As he worked to complete this novel, Bolaño planned to publish it in five separate books. His literary executor overrode this request, and as a result 2666 sees light of day as a single long fiction, although in five sections corresponding to the components the author would have issued separately. Perhaps, as some have suggested, Bolaño merely hoped to maximize the financial value of his final work, and decided that five short books would earn more money for his estate than one very long novel. The different sections do stand alone—and probably will be published in isolation in the future—although they take on their greatest resonance when juxtaposed and compared.
indeed, this work circles in on itself, and each section undermines, to various degrees, the narrative thrust of the remainder of 2666. For example, the apparent meaning of the opening section, devoted to the academics’ obsession with the elusive writer Archimboldi, is subverted and refined by the final section of the novel, which lays out in telling details Archimboldi’s own story. The experience is almost like finding an unpublished final act to Beckett’s famous play in which Godot shows up and offers the audience a gripping soliloquy.
But the fourth and longest section of 2666, some 280 pages, threatens to overwhelm the rest of the book. This is a peculiar crime story, in which the author presents the details of the murders committed by a serial killer in Santa Teresa (a slightly fictionalized version of Juárez) in the maquiladora-dominated northern border area of Mexico. This is much more than a murder mystery. The sheer number of victims is overwhelming, and Bolaño almost numbs the readers’ sensibilities by providing all the gritty specifics of several dozen corpses, crime scenes, autopsies and related investigations.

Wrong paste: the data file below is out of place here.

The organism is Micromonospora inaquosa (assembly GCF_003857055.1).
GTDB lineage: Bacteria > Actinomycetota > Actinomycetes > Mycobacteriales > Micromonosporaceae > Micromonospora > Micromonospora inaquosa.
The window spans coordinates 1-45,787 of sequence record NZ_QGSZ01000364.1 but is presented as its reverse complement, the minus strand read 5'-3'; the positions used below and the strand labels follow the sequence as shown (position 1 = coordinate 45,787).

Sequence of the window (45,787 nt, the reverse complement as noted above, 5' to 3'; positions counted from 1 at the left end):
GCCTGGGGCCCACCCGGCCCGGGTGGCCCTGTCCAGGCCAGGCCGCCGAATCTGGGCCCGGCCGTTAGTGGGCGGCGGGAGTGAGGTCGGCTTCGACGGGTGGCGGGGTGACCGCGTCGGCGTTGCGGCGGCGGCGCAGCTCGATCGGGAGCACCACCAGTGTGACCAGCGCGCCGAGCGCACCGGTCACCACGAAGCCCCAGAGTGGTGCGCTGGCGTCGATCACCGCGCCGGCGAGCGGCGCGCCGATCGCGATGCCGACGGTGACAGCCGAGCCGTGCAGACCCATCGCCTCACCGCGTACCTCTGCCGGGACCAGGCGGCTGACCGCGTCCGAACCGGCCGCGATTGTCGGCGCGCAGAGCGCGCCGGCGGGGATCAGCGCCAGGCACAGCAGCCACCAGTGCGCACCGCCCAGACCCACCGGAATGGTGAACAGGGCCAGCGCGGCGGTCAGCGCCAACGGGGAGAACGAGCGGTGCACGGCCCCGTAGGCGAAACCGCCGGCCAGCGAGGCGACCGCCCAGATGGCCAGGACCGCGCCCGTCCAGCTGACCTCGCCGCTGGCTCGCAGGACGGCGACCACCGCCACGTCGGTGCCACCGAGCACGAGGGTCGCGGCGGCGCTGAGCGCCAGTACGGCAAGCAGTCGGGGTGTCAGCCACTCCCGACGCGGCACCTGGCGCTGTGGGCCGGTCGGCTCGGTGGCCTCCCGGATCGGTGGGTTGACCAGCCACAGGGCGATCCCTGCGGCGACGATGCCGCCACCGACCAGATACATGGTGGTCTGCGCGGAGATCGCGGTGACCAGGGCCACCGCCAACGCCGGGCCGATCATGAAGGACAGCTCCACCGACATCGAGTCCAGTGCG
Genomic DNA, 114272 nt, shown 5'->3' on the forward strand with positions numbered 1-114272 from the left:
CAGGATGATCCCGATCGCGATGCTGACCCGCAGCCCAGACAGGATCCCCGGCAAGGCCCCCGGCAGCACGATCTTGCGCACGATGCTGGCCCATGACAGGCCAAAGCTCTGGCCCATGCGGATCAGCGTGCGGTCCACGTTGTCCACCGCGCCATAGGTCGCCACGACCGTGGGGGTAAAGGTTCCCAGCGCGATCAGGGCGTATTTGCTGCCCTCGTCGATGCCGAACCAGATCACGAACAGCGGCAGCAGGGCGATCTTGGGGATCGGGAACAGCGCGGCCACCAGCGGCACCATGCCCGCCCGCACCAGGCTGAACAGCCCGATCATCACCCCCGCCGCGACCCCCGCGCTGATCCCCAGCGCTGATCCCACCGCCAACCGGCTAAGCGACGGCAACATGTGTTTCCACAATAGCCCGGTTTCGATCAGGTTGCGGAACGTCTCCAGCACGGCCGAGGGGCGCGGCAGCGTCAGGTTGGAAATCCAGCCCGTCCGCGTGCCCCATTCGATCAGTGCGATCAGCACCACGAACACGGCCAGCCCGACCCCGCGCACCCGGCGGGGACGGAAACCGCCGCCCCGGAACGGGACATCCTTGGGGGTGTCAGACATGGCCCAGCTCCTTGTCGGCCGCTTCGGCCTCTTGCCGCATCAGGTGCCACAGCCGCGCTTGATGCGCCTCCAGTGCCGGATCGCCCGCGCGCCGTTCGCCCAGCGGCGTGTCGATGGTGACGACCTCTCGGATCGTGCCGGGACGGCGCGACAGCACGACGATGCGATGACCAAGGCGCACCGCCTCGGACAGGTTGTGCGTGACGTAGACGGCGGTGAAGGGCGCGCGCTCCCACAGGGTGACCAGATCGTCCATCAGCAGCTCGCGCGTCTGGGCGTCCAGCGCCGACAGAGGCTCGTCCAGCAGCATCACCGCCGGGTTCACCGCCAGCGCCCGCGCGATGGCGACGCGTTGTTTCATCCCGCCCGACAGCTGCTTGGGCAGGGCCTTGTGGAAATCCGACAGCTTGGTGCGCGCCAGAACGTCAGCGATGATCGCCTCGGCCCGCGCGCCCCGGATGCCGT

Yet at various points in this bloody litany, Bolaño breaks off to interpose some unexpected and almost avant garde digression. At one point, for example, he offers a lengthy and eccentric discourse on the medicinal properties of various plants; elsewhere he provides a retrospective look at the fast-and-loose life story of a reformist congresswoman, or the behind-the-scenes story of the making of an unsavory film. Then, in a flash, the detour is over, and Bolaño returns to the murders, senseless violence that haunts this whole novel and makes all of the previous subplots—dealing with academic conferences or surrealist experiments with geometry books—seem like mere frivolity by comparison.
In the final section of the novel, Bolaño has the opportunity to resolve the many narratives he has set in motion, and to some extent he does. But this life story of the author Archimboldi comes across more like the beginning of 2666 than its conclusion. In fact, I wonder if this novel would not be equally effective if one read the five sections in reverse order. In 2666, Bolaño has created the literary equivalent of the snake swallowing its own tail. Upon completing the book, you may feel tempted to go back to the beginning and start all over again—a remarkable claim for a work that approaches one thousand pages in length. Yet Bolaño’s mastery is perhaps best demonstrated by precisely this ability to pull readers into the orbit of his fictions with a gravitational pull that resists their best efforts to break free.Powered by Sidelines